The United Nations urged South Sudan to protect civilians after its air patrols detected thousands of members of the Lou Nuer ethnic group preparing to attack on Murle communities in the eastern Jonglei state.
“I am deeply concerned to learn of reports of this imminent large-scale attack on civilians in Jonglei state,” Hilde F. Johnson, UN Secretary-General Ban Ki-moon’s special representative, said in an e-mailed statement yesterday. “The government must act now if we are to avert a major tragedy.”
The UN said it’s conducting continuous air patrols and sent more peacekeepers to Jonglei, a state bordering Ethiopia that is plagued by ethnic tensions, cattle rustling attacks and anti-government militias. At least 1,000 people have been killed in ethnic clashes in the region this year.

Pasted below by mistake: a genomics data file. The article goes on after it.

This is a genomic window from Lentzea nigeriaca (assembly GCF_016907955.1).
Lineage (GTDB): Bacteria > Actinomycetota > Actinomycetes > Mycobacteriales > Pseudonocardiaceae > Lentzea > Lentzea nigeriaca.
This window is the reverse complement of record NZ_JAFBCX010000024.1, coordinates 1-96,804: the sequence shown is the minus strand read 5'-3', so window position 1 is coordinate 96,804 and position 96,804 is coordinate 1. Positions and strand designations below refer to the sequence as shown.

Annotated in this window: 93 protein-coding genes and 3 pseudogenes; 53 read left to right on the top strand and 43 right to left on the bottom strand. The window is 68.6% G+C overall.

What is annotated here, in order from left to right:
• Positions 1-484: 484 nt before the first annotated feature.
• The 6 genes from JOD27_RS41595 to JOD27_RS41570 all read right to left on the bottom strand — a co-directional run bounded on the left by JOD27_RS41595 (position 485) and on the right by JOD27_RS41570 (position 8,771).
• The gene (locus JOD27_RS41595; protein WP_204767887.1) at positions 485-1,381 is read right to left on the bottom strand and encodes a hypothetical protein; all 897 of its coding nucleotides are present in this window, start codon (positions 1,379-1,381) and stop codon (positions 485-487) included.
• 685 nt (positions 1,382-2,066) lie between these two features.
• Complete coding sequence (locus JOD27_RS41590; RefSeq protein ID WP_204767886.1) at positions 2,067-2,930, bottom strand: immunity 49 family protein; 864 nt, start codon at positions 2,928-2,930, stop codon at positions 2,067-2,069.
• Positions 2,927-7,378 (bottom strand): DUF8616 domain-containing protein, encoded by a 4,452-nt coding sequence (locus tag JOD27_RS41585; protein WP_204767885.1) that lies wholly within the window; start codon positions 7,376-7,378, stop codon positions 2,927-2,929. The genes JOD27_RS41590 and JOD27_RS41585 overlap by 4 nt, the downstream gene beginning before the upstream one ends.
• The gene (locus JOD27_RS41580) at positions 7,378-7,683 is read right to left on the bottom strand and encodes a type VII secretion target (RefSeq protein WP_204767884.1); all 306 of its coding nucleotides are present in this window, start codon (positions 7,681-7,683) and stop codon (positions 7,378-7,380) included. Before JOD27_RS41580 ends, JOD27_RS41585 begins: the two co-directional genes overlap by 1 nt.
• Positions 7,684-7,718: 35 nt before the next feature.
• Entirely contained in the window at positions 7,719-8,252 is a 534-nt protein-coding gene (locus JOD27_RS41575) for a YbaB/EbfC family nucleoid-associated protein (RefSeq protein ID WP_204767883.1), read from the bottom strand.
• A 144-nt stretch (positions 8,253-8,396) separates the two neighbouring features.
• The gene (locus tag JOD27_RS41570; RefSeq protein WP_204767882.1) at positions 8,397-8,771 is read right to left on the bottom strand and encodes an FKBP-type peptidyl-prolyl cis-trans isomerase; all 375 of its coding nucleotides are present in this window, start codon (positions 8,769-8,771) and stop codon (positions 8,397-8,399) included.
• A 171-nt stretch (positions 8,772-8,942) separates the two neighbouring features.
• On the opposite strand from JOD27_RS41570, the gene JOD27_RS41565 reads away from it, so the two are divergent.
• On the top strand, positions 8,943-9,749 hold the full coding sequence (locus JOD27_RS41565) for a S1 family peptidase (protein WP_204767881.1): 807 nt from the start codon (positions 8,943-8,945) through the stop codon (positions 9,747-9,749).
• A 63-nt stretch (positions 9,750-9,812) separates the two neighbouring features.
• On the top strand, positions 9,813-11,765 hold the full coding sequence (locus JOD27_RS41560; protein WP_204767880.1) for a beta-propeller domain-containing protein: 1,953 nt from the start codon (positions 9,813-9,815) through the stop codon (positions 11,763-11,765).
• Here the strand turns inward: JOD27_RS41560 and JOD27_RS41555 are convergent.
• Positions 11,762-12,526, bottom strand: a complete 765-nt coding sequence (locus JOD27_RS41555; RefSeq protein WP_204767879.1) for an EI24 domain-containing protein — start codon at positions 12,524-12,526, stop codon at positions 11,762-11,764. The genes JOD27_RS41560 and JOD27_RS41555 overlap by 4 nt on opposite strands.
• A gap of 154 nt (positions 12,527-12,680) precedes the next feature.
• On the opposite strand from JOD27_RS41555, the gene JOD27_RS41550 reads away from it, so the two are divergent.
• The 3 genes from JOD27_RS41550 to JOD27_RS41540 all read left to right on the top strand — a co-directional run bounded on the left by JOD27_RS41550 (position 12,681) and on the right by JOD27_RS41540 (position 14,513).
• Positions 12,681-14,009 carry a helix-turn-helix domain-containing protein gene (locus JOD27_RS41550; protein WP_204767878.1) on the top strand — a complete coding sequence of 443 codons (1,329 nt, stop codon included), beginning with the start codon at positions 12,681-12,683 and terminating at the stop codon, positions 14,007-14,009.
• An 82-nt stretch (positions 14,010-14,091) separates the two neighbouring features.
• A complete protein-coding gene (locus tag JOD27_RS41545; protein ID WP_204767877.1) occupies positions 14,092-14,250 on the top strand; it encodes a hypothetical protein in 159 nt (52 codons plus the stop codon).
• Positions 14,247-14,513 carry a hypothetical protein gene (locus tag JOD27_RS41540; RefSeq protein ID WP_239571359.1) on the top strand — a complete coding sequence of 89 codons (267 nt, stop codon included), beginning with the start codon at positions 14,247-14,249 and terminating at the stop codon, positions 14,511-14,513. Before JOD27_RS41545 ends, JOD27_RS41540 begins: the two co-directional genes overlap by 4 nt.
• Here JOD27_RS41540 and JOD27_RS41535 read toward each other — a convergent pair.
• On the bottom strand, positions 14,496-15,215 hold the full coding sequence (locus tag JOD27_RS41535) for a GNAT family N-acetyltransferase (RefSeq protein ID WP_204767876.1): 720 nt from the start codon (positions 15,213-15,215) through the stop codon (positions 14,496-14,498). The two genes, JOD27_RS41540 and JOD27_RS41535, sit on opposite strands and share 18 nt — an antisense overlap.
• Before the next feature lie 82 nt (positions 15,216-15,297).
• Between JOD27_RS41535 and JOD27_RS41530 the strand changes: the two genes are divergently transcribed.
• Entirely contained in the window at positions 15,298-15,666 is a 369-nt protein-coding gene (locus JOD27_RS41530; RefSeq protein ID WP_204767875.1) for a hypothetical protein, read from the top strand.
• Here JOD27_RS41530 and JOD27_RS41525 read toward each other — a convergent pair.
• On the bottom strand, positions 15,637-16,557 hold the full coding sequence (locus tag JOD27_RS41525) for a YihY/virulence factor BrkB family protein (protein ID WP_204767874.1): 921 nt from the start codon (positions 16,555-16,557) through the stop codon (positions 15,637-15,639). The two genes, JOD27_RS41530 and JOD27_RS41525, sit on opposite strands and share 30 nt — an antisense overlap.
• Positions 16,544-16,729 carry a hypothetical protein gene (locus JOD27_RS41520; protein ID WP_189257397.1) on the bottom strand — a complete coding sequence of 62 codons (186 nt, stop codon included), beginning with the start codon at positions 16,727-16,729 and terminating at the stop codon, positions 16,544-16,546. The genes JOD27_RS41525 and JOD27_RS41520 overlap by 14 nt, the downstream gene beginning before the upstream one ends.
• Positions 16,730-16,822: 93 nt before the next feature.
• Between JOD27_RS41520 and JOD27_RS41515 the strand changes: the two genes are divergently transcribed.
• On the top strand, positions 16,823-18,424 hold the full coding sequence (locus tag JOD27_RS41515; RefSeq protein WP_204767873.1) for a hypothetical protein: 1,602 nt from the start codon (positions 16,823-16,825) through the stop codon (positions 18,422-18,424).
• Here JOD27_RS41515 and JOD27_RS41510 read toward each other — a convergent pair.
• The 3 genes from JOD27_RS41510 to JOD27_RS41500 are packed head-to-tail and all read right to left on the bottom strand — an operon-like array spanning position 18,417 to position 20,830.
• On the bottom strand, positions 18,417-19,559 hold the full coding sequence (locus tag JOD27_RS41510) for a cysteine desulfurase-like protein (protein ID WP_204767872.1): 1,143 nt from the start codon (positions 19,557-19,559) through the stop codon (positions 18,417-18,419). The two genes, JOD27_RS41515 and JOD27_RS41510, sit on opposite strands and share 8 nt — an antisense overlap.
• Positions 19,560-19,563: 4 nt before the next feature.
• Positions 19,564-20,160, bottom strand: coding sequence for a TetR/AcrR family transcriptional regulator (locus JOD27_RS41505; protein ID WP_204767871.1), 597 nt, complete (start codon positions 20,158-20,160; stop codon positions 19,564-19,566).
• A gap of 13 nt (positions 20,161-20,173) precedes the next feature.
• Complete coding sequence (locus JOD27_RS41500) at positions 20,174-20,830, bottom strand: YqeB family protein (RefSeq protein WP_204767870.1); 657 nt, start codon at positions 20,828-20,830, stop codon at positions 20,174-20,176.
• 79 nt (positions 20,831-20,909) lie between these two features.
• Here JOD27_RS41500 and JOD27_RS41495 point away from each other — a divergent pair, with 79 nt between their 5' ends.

Most of Jonglei is covered by Block B, an unexploited oil concession in which Paris-based Total SA holds a 32.5 percent stake. Attacks by the Murle against Lou Nuer communities in August killed about 600 people, wounded 850 and displaced 26,000, according to the UN.
On Dec. 25, a newly formed group calling itself the Nuer White Army released a statement announcing its intention to “wipe out the entire Murle tribe on the face of the earth as the only solution to guarantee long-term security of Nuer’s cattle.”
The group warned it would also fight UN and South Sudanese forces, which it accused of failing to protect the Nuer from Murle attacks. Murle community leaders made similar claims after a series of cattle raids by the Lou Nuer in April and June killed as many as 730 people, according to the UN.